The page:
Romana learns some of the situation from Og and convinces him to help her rescue the Doctor. The Dragons advance on the castle as the feast begins and the Queen mentions to the Doctor she knows their secret because she met Og Arth. "Oh, you mean that cockney painter," the Doctor jokes. And then escapes back to the TARDIS in the confusion and travels back in time and emerges to try and foil the Queen's plot as the two brothers are arguing over the affections of a princess, meeting all the characters for the first time. The cliffhanger to part three is the same as part one, this time told from the point of view of the natives rather than the Doctor.

In the future, Romana's rebellion runs aground as the Queen warns the soldiers not to fear the Dragons. The Doctor finally meets up with Romana and Og and together they realize the Dragons can divide like amoeba if driven on through shouts and insults. The dragons swell up and divide into two smaller dragons. With sheer force of numbers, the Queen's forces are defeated and the Doctor arranges for the Queen to unintentionally confess. The final scene features the TARDIS crew finally saying hello to everyone as they leave in the time machine.

The TARDIS arrives on a beach on the green world of Errinella (a Celtic pun meaning 'Perhaps Island') where the sky changes colour instead of night falling - days are known as whites and nights are known as blues by the natives who speak in literally translated Welsh, giving them unusual speech patterns. Their names are derrived from colloquuial Welsh phrases.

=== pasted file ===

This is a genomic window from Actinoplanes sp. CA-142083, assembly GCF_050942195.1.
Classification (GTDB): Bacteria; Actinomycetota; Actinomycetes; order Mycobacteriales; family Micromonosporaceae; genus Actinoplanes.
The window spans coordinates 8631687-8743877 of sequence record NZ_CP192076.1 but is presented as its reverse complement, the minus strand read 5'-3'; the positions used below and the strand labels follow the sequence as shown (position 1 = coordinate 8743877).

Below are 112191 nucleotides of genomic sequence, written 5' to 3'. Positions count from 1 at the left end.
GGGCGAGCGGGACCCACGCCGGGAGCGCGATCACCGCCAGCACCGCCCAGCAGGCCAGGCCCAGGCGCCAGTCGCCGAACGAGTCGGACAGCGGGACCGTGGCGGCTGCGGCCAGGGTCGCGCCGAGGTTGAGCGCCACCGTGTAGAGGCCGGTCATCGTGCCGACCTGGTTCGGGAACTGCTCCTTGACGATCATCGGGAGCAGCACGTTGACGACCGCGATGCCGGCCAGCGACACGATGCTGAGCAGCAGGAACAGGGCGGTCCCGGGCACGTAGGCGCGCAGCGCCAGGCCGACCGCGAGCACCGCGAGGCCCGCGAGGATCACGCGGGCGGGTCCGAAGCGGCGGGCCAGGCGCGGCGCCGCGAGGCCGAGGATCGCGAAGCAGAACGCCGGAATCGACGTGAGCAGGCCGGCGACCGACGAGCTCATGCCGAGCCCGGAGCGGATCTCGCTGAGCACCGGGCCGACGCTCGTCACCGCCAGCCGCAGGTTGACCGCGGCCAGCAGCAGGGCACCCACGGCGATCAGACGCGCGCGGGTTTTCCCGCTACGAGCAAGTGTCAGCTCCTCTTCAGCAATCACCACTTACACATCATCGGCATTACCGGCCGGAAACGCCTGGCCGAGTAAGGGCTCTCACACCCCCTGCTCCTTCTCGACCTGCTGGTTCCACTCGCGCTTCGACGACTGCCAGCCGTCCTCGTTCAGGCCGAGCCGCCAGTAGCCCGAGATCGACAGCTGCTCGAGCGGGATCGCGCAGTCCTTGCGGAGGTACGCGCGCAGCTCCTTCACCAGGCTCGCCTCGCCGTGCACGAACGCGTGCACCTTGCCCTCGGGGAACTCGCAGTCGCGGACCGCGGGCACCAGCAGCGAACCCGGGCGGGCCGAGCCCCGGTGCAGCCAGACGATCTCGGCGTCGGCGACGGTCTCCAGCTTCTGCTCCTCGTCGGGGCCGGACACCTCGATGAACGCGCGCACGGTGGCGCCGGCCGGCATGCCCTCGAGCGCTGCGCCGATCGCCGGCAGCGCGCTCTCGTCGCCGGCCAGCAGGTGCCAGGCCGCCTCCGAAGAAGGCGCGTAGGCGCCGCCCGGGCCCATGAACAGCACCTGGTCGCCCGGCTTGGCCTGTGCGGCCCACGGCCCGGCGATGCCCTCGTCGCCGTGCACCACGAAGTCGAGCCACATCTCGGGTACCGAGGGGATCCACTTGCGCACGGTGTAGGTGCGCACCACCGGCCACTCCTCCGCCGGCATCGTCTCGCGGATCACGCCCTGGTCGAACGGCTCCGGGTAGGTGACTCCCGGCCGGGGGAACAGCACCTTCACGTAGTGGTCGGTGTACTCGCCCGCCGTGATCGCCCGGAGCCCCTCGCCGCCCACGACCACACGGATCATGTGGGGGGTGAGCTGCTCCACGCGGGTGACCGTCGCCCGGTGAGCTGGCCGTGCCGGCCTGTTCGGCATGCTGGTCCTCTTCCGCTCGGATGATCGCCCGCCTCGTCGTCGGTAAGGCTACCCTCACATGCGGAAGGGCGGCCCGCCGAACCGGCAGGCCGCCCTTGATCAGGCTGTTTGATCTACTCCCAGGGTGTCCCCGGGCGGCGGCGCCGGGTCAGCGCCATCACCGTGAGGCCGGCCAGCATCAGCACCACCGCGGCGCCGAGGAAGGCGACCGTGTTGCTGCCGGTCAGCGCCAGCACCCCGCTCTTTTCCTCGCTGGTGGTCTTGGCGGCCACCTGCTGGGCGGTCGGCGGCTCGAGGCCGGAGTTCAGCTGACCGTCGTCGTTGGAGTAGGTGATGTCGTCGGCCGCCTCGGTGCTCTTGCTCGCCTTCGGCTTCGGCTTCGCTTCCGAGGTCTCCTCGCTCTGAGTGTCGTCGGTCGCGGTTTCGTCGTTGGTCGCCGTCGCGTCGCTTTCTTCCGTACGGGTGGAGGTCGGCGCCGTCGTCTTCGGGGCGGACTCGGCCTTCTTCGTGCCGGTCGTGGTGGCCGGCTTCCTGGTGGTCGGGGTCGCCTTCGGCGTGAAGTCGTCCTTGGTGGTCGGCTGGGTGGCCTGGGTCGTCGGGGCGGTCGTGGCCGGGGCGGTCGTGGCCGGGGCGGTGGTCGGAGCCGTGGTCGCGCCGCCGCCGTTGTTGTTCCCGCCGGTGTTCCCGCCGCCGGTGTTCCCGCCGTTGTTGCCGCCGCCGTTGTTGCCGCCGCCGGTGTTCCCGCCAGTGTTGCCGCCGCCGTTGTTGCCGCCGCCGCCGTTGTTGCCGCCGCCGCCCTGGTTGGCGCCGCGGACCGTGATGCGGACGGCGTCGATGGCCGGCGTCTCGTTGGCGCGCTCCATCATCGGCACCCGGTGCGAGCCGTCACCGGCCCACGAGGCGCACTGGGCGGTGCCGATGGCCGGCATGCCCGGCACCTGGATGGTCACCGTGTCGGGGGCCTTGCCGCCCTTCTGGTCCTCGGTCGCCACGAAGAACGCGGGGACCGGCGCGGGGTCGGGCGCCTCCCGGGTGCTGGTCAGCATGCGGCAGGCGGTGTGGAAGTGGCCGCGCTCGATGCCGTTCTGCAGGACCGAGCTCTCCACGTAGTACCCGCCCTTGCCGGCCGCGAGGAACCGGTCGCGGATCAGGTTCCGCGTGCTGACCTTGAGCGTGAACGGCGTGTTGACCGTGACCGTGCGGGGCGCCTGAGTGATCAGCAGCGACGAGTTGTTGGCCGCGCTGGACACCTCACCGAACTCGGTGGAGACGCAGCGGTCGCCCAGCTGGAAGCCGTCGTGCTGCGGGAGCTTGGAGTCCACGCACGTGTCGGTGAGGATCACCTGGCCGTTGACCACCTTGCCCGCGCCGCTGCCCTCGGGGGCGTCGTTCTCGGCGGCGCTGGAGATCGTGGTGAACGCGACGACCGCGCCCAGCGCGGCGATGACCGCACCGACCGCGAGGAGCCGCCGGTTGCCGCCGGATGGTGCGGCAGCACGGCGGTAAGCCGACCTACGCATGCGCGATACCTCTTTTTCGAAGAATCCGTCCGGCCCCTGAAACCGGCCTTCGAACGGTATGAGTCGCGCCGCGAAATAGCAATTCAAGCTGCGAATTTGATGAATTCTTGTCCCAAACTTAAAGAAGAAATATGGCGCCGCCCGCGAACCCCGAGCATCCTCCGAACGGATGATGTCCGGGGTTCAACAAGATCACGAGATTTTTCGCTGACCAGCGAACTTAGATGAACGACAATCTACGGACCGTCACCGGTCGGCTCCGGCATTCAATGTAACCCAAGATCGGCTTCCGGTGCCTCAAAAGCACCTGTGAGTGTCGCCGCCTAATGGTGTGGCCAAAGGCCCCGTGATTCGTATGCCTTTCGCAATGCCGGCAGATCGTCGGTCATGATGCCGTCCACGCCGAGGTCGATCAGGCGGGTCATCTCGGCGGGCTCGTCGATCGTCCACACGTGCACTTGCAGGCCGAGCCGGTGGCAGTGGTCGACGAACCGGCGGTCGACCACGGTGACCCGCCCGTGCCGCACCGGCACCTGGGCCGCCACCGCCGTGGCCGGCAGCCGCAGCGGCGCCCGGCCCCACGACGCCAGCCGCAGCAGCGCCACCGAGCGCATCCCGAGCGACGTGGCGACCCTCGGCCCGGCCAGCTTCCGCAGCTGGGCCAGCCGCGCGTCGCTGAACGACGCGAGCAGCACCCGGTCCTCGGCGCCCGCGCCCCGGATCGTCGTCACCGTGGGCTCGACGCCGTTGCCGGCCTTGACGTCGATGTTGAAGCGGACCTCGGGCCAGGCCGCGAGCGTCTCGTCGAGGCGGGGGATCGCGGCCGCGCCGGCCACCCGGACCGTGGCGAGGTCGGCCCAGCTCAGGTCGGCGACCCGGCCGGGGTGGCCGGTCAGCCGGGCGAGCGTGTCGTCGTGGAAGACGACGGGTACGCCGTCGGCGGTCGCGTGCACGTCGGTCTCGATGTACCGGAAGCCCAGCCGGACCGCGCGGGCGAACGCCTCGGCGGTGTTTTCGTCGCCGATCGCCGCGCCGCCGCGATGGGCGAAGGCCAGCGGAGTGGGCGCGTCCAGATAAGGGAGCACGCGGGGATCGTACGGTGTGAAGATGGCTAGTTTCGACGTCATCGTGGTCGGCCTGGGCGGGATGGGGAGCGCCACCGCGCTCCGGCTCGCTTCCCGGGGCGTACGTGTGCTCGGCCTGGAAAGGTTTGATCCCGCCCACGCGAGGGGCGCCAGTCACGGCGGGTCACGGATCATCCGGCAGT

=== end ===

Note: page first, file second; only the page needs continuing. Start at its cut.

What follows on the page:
The Doctor, Romana and K9 leave the TARDIS and head into the forests and encounter a charcoal burner. The burner recognizes the Doctor and leads him to the nearby castle where the guards also recognize the Doctor and capture him. He is taken to a dungeon where he learns he has been imprisoned for the murder of the owner of the castle, and despite his protests he has never been to this planet before, everyone seems to know who he is.

Romana and K9 head back for the TARDIS when they encounter a medieval dragon which turns out to be friendly and leads them away from the guards to meet its bear-like keeper Og (Ogarth is his full name). Og reveals that the Dragons are timid but if someone is scared of them, they become so emboldened they increase dramatically in size. As Og is not afraid of the Dragon, it keeps them very small.

In the dungeon, the Doctor is met by the Errinellan Queen. She knows that the Doctor is innocent but want him to take the blame - she is the one responsible for the death of the local lord, having got his warring brother to poison the lord's wine. The Queen conducted a long-term affair by correspondence with the brother and now she intends to kill this brother, blame the Doctor, execute him and then she will rule all of the island now the territorial wars are over.

The Doctor realizes that when he materialized recklessly at the start of the story he misoperated the time mechanism and arrived AFTER he should have. The Queen offers the Doctor one last feast before his death, and the Doctor realizes the Queen will poison the remaining brother at the feast and blame him. He is also startled to learn that 'Doctor' is now a curse word.